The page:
You’ll have gathered from my description so far that the my511X has pretensions as a music phone. It only runs to MP3 and AAC; no other formats are supported. Playback controls are quite good considering this is a budget handset, and you can create playlists on the phone itself. My review sample came without headphones and as the only two slots on the handset are proprietary I couldn’t try a set of my own.
There is only 13MB of built-in memory, so clearly you won’t be storing a great deal of music inside the phone. It’s good then, that you have the microSD card slot option. The slot is side-mounted and it looks as though you can get at it by lifting a protective cover with a fingernail. Forget that, though. Try too hard and you’ll break the cover off as it is moulded into the removable backplate. The upshot is that you have to take the backplate off to swap out memory cards. Not a real pain in itself, but something to note unless you want to end up with a broken backplate like I nearly did.
Battery life for music playback was quite good. I played music through the loudspeaker and forced the screen to stay on, and got seven and a half hours of non-stop music. For a budget mobile this is respectable.
There is also a camera, but it isn’t much cop. It shoots stills at up to 1.3-megapixels. There is a tiny self-portrait mirror, but no flash. There is no side mounted launcher so you have to run the camera from the phone menu which takes a few seconds. The ‘shoot’ button is the navigation button’s ‘select’ key.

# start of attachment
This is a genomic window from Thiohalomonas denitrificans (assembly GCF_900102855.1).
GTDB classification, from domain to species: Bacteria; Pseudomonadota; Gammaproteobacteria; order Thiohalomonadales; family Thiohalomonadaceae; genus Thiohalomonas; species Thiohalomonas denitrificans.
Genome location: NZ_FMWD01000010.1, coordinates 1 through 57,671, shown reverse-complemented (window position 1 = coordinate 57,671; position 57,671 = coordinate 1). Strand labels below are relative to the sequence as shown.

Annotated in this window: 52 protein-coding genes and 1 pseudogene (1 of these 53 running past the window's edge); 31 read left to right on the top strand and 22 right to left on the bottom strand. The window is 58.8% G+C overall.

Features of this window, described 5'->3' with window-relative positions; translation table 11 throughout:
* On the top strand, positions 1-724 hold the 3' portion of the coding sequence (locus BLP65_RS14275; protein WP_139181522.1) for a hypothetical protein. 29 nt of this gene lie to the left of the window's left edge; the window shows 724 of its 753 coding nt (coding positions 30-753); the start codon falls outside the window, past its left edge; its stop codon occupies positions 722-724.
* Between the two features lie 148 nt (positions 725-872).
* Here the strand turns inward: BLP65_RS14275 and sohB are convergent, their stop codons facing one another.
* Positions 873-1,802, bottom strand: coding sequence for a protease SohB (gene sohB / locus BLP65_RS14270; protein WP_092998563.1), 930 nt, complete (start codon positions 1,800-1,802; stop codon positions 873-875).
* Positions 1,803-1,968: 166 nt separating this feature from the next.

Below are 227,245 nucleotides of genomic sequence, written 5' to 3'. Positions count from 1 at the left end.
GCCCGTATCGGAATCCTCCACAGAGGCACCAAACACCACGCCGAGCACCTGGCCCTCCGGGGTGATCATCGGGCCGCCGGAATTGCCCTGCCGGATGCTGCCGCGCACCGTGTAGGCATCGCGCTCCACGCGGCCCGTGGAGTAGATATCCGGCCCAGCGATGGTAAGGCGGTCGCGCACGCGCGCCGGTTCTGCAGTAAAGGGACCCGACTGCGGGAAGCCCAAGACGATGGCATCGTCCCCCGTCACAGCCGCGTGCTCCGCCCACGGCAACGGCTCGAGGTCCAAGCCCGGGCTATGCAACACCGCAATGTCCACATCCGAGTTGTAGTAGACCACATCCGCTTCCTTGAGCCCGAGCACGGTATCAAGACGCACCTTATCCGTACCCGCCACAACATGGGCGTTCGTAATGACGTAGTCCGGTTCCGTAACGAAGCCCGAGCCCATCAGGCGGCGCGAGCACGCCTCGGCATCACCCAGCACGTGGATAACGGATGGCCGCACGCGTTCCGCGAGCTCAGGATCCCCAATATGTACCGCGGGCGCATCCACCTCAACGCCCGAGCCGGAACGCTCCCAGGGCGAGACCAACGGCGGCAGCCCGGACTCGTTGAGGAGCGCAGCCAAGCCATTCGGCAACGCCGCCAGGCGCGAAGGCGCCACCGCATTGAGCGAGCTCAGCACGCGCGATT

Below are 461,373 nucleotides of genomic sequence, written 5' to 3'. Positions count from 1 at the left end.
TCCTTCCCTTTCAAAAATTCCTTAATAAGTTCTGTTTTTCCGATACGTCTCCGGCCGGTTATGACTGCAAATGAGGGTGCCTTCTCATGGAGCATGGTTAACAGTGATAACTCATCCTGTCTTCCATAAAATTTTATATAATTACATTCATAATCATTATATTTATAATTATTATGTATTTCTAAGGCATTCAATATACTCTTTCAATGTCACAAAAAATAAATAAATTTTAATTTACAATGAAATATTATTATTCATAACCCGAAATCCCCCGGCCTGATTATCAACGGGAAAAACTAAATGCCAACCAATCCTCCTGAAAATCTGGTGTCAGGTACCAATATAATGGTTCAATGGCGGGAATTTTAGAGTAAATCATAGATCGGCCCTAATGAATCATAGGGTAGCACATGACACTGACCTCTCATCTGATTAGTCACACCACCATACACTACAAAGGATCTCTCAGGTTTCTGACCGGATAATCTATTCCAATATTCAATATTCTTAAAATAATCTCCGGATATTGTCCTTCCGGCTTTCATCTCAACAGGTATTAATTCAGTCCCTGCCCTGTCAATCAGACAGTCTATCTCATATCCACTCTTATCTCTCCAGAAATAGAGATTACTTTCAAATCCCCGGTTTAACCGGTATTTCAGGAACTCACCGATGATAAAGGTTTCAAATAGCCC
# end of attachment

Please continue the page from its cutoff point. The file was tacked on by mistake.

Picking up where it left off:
With the screen as viewfinder there is a constant overlay of the number of photos you can store, the current resolution and image quality. I couldn’t find a way of disabling this information and it got on my nerves a bit when framing photos.
The coloured dish, photographed indoors and under normal household lighting, is fairly sharp but notice the dark discolouring in one corner of the photo. This looks like a case of mechanical vignetting and was consistent across all my test photos. I don’t know if it is an issue with my sample phone or something more general but either way it is a worry.
The white chair is reasonably well exposed for a 1.3-megapxiel phone camera, but the daffodils show that it doesn’t do too well when resolving detail and coping with subtle differences in colour tone.
As for the my511X’s other features, Bluetooth is built-in, a couple of JAVA games are pre-installed, and SMS/MMS are supported but not email. There is a single alarm, timer, and calculator, plus a to do list and calendar which both cater for voice recordings (there is no computer synching here). A WAP browser is included too, but you won’t find a full web one. That said, with its small screen and GSM-only support it’s unlikely that you’d want to go beyond WAP anyway.
The my511X is not as strong a contender as some other handsets I’ve seen from Sagem. I do like the music playback controls, especially the side-mounted button, and the battery life is respectable. But usability is an issue due to the flat number pad, and the feature-set is really very basic, even for a £50 phone.
Score in detail
Unlike other sites, we thoroughly test every product we review. We use industry standard tests in order to compare features properly. We’ll always tell you what we find. We never, ever accept money to review a product. Tell us what you think - send your emails to the Editor.